Facilitating Healthy Storming

Some teams form and norm skipping storm, and consequently perform mediocrely. Other teams storm badly and norm chillingly with low team trust.

The key is in facilitative leadership and in this Mental Model Dōjō community session we discussed the professional topic of how to help Agile teams, or any team, go through a healthy Tuckman process of forming, storming, norming, performing.

Here’s a replay of the session.

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Transcript

Facilitating Healthy Storming

The late organizational psychologist Bruce Tuckman coined the group and team forming stage concept of forming, storming, norming, performing, and correctly adjourning, back in 1965. While there are criticisms to this model as overly simplistic and linear in its description, I find this concept useful and congruent to my own experience of supporting team development.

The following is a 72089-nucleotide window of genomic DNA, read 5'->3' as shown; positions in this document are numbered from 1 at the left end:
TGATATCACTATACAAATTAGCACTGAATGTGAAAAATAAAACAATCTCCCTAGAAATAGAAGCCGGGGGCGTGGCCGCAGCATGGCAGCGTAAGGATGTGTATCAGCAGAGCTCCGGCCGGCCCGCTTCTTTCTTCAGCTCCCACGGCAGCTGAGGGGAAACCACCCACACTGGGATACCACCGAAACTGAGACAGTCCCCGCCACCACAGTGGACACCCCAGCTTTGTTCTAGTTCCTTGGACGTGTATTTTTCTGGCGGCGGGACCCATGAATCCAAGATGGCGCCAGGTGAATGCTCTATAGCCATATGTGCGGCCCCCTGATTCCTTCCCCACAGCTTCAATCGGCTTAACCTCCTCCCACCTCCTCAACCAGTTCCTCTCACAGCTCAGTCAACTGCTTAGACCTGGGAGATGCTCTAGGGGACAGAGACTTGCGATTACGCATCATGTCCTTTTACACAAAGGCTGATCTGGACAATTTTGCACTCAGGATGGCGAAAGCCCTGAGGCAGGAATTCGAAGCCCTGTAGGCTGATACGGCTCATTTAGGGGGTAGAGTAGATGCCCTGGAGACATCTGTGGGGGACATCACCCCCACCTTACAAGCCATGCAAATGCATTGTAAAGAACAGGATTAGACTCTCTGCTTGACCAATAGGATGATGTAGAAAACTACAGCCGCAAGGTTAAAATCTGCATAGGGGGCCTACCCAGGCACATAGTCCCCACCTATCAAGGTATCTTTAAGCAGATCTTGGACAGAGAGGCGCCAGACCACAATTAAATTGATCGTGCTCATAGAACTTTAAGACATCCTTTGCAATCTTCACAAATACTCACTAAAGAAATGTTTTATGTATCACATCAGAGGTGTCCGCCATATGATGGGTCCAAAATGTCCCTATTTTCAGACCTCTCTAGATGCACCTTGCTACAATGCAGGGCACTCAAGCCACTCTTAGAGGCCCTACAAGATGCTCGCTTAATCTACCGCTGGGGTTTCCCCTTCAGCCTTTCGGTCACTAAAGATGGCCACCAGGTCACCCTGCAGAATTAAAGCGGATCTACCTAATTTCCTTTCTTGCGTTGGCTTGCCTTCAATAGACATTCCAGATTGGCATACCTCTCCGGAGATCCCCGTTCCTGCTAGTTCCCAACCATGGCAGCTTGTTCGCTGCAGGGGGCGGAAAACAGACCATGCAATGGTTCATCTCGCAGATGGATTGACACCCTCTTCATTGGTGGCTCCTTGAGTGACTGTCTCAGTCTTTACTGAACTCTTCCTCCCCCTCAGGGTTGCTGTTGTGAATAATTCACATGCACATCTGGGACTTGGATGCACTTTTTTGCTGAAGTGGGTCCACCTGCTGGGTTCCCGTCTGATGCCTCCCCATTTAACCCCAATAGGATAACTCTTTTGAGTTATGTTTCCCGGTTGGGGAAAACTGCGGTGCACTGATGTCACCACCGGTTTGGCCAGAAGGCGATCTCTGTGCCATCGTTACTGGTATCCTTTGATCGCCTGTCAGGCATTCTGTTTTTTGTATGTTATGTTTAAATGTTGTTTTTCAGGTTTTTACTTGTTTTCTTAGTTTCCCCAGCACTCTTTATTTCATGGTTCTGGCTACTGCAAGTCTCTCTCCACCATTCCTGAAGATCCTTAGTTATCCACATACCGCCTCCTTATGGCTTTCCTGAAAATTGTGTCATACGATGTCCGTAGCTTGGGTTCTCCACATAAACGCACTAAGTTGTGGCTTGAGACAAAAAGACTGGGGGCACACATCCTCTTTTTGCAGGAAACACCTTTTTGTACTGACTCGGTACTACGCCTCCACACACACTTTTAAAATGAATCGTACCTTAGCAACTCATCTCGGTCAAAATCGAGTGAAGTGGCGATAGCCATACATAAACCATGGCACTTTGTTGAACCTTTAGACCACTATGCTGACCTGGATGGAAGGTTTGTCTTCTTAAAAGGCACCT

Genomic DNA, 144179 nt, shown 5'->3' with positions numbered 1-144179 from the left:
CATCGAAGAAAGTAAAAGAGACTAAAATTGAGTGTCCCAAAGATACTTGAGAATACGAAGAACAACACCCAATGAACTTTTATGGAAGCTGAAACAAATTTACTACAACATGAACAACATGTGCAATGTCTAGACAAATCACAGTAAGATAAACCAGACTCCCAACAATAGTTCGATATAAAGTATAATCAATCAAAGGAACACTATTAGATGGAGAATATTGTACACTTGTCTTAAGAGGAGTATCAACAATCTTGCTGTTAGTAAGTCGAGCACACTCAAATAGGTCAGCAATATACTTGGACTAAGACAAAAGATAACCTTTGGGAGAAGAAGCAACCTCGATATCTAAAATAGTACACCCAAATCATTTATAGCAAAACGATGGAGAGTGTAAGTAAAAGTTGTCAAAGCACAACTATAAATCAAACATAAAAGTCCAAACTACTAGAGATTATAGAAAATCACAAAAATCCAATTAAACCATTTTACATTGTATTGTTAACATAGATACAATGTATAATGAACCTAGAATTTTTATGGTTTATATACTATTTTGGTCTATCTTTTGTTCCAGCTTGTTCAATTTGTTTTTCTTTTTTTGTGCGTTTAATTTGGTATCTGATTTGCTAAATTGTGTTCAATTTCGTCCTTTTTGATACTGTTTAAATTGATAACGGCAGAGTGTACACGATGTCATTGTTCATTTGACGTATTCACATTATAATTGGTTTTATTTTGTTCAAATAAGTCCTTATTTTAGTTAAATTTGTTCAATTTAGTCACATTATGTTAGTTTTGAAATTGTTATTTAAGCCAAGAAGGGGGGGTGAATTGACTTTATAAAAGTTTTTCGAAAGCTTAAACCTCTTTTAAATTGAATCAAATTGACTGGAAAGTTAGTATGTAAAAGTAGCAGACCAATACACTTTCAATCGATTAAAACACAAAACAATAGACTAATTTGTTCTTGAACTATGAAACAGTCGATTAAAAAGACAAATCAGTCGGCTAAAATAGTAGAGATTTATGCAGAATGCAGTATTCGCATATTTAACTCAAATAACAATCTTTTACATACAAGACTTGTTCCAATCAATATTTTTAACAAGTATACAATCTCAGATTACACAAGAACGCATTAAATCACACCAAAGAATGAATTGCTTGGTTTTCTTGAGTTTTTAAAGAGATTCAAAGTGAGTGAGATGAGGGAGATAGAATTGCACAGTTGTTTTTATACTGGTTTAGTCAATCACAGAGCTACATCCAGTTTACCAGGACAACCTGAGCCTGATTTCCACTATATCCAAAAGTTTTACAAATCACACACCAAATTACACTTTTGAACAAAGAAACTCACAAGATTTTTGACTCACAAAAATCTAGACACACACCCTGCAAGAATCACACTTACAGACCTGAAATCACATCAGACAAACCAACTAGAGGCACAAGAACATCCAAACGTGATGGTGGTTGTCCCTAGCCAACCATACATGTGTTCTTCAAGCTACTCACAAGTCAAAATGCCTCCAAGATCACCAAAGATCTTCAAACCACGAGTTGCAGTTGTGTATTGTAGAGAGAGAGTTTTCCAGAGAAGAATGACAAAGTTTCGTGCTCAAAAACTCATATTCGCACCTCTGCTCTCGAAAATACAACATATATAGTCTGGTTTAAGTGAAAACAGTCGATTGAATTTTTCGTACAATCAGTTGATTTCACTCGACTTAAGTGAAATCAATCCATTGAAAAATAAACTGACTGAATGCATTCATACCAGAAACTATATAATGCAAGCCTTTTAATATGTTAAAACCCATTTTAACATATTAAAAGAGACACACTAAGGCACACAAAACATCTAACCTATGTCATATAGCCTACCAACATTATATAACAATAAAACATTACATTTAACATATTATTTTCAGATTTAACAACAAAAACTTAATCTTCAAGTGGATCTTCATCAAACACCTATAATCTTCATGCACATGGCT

Particularly, I find critical importance in the storming stage. Some teams form and norm skipping storm, and consequently perform mediocrely. Other teams storm badly and norm chillingly with low team trust.

The key is in facilitative leadership, and in this session I’d like to share a few tips on how to get that going with newly formed teams, and how to reboot that process with teams that have gone stale.

Set-up is super important

First, set-up is super important in forming a team. Ideally speaking, like a startup if there could be one or two founders with a desire to do something great and they drive a process of recruiting a team with a powerful why, what and how, that would be great.